Okay, so you’ve crunched the numbers and decided that, for now, buying a house isn’t going to happen. That’s no biggie—it’s okay to rent! Sometimes renting really is the best option. You might just be starting out after leaving your parents’ house, or you might be 20 years into this whole adult thing and working hard to get out of debt. Whatever your reason for renting, you’re in good company—more than 100 million people in America are renters.1
Once you know you’re going the renting route, the big question is, How much rent can I afford? Let’s dig into how much you should spend on rent, plus why you shouldn’t feel bad about renting.
How Much Rent Can I Afford?
Your rent payment, including renters insurance (more on that later), should be no more than 25% of your take-home pay.
That means if you’re bringing home $4,000 a month, your monthly rent should cost you $1,000 or less. And remember, that’s 25% of your take-home pay—meaning what you bring in after taxes.
We know, 25% might seem like a low number to you. After all, most people are spending a lot more than that on their housing costs—nearly 36% on average.2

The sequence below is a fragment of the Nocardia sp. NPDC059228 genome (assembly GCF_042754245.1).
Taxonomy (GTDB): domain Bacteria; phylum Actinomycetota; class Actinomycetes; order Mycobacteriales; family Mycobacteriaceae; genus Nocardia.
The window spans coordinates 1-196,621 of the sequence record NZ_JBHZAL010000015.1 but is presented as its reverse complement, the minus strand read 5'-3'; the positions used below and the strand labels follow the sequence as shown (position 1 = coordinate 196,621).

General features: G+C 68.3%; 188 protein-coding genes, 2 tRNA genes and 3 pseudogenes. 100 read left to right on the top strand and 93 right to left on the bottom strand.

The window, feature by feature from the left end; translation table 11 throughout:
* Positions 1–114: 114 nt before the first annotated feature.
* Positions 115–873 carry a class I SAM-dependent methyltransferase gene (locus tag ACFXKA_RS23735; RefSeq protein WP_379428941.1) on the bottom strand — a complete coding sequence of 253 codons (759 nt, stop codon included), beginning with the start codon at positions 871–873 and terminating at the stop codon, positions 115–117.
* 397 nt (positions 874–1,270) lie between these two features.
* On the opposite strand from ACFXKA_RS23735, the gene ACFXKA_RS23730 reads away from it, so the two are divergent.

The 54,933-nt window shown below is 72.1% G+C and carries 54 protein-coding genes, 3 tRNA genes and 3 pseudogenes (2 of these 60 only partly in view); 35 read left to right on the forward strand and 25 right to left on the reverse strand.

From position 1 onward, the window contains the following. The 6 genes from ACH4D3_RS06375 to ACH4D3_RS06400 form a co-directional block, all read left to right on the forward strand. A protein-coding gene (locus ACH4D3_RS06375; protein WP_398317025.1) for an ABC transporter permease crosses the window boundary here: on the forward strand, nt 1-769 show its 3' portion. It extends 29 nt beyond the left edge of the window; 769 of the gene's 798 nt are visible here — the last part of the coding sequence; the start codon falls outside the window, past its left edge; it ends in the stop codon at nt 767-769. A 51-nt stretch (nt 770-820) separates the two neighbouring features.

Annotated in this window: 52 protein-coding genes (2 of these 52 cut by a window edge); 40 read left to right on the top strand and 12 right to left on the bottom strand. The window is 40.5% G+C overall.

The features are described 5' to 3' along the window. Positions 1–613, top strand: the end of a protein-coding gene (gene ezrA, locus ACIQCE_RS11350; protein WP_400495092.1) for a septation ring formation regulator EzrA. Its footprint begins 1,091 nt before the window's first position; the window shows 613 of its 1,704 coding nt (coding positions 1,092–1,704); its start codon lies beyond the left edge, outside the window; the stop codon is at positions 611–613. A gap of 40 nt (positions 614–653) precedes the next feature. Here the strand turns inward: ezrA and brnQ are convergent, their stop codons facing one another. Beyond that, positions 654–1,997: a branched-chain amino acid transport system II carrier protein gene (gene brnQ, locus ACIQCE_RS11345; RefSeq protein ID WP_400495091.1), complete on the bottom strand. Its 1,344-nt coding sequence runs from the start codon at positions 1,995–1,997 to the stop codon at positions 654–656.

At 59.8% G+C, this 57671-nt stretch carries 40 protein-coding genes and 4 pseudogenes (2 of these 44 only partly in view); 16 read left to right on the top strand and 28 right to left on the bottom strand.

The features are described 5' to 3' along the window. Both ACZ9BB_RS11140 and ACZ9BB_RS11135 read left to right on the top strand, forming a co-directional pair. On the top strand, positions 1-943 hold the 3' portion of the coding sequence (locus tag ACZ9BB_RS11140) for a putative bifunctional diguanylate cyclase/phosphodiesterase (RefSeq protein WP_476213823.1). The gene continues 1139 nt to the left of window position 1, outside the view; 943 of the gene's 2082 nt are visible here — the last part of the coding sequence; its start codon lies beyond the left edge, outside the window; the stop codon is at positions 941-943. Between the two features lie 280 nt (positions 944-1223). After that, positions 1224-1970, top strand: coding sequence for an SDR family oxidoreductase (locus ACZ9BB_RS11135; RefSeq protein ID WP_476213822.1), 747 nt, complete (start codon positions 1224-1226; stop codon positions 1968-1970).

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But if you spend more than 25% of your take-home pay on rent, your budget will wind up being really tight. Sure, you’ll still be able to pay for food and put gas in your car, but you won’t have a whole lot left to spend on life’s other necessities (and, no, goat yoga is not a necessity).
Worse, it’ll be really tough to find enough money to get yourself out of debt or, if you’re already debt-free, save up for a down payment on a house.
We call that “house poor.” Aka broke. Don’t volunteer to be broke by paying too much for rent.
How to Calculate How Much Rent You Can Afford
Get out that calculator you haven’t used since 10th-grade algebra class. Just kidding, this isn’t complicated at all!
To calculate how much rent you can afford, you need to know your monthly take-home pay—your gross pay minus any tax or health insurance withholdings. You can figure this out by looking at your paystub or (if you have direct deposit) simply taking a look at your bank account to see your monthly deposits from your employer.
Multiply your take-home pay by 0.25. Ta-da! That’s how much rent you can afford.
Here’s an example:
- Let’s say you make $56,000 per year.
- Your monthly take-home pay would be around $3,734.
- If you multiplied that take-home pay by 0.25, you’d wind up with $933.50.
- So, with a $56,000 salary, the most you should spend on rent in a month is $933.50.
What About Rent Increases?
You may be wondering how rent increases play into all of this. Let’s talk about it.
First, you should know the state you live in probably has laws your landlord has to follow if they decide to raise your rent. Most states require landlords to give advanced notice of raises—usually 30 days—and some local governments even put limits on how much landlords can hike up your costs.3